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G-d, Promises and The Days of Awe

Posted by Henric C. Jensen on September 21, 2007


If we are painstaking about this phase of our development, we will be amazed before we are half way through. We are going to know a new freedom and a new happiness. We will not regret the past nor wish to shut the door on it. We will comprehend the word serenity and we will know peace. No matter how far down the scale we have gone, we will see how our experience can benefit others. That feeling of uselessness and self-pity will disappear. We will lose interest in selfish things and gain interest in our fellows. Self-seeking will slip away. Our whole attitude and outlook upon life will change. Fear of people and of economic insecurity will leave us. We will intuitively know how to handle situations which used to baffle us. We will suddenly realize that G-d is doing for us what we could not do for ourselves. Are these extravagant promises? We think not. They are being fulfilled among us – sometimes quickly, sometimes slowly. They will always materialize if we work for them.” (Alcoholics Anonymous p83-84)

“This Phase” of course refers to working the 12 Steps of Recovery 1-9.

Note that it says, “before we are half way through…” – what’s half-way through 9? 4.5 – so perhaps we are teetering on the edge of Step 5 – what an excellent opportunity to do our 5th Step right before Yom Kippur, so that we can turn to G-d having cleaned out all that old shame, fear, guilt about what we have lived through! Regardless what we decide to do, the result will be a renewal.

Another angle:

“When you make any vow to the L-rd your G-d, you must pay it without delay…If you refrain from making a vow, that is no sin for you; but you must be careful to perform any promise you have made with your lips.” (Deut. 23:22)

I seldom make promises to G-d, but I sure make them to myself all the time – and somehow I think Torah here is talking about both kinds of promises. Promising things and not keeping them, forgetting that I made that promise – somehow I and G-d always end up with the shorter end of the stick in the Promise department. They get shuffled out as “not important”. But Torah says that they are. One reason for this is that broken promises, or non-fullfilled promises erodes our trust and our sense of self-worth. Constantly making little promises to oneself and not following through is demoralizing. Torah abhors broken people, so Torah creates a mitzvah – “Follow through also on the vows you make to G-d (and yourself).”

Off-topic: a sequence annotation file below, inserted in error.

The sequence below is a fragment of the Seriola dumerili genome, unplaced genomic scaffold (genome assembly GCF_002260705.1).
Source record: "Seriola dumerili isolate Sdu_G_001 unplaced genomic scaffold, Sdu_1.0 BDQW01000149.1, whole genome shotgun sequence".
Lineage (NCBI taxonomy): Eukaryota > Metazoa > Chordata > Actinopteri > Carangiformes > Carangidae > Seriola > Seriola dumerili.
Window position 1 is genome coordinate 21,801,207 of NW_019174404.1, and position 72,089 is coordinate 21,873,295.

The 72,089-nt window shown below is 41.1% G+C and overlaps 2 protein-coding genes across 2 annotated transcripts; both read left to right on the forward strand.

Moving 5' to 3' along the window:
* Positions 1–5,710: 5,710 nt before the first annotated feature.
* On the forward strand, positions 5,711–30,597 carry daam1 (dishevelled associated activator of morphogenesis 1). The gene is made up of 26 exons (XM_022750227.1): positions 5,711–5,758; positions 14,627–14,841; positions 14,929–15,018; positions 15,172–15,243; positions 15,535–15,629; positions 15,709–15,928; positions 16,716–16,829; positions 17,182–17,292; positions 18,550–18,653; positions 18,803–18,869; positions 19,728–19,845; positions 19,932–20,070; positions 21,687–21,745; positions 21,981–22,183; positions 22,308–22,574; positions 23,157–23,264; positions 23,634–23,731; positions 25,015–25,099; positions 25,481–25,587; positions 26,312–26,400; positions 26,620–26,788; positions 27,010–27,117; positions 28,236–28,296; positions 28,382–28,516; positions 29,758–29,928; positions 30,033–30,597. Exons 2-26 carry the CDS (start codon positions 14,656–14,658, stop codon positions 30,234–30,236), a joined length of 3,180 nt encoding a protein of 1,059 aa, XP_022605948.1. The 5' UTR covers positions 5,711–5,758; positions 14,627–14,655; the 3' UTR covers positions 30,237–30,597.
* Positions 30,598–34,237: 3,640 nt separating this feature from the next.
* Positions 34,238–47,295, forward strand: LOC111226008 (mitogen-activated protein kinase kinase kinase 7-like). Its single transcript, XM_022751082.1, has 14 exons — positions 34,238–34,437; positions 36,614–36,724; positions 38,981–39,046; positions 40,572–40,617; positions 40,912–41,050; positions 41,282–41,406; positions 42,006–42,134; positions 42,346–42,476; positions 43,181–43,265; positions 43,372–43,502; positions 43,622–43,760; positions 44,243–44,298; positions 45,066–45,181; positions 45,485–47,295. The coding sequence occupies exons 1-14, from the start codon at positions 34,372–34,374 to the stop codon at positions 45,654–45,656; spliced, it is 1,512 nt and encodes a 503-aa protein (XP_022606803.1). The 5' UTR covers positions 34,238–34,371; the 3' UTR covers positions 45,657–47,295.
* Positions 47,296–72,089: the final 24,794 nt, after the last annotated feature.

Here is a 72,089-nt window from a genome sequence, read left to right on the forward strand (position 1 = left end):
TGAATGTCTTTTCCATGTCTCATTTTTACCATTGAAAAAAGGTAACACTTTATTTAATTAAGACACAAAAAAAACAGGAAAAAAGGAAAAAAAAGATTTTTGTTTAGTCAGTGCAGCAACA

Yom Kippur has a very specific formula to take care of the erosion of our souls tha comes from making all those little promises, commitments and resolutions to ourselves and G-d that we failed to honor: Kol Nidre.

The Ashkenazi version, which has “from this Day of Atonement until the next (whose happy coming we await)” rather than “from the last Day of Atonement until this one”, in my mind is rather useless in terms of having any healing properties, so I will quote the Sefardi version:

“All vows, obligations, oaths, and anathemas, whether called ‘konam,’ ‘konas,’ or by any other name, which we may have vowed, or sworn, or pledged, or whereby we may be bound, from the last Day of Atonement until this one, we do repent. May they be deemed absolved, forgiven, annulled, and void, and made of no effect; they shall not bind us nor have power over us. The vows shall not be reckoned vows; the obligations shall not be obligatory; nor the oaths be oaths.”

This is said 3 times – so it should give us plenty of time to let go of all those failed promises made to ourselves and G-d, during the past year, so we can step into His Presence and get straightened out, so our recovery can continue unhindered, that we may be all we can in the time until the next Yom Kippur.

May our sealing be for life, goodness and healing!

Amen

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One Response to “G-d, Promises and The Days of Awe”

  1. […] This ties in very nicely with what I quoted from Alcoholics Anonymous when I wrote about G-d, Promises and The Days of Awe: […]

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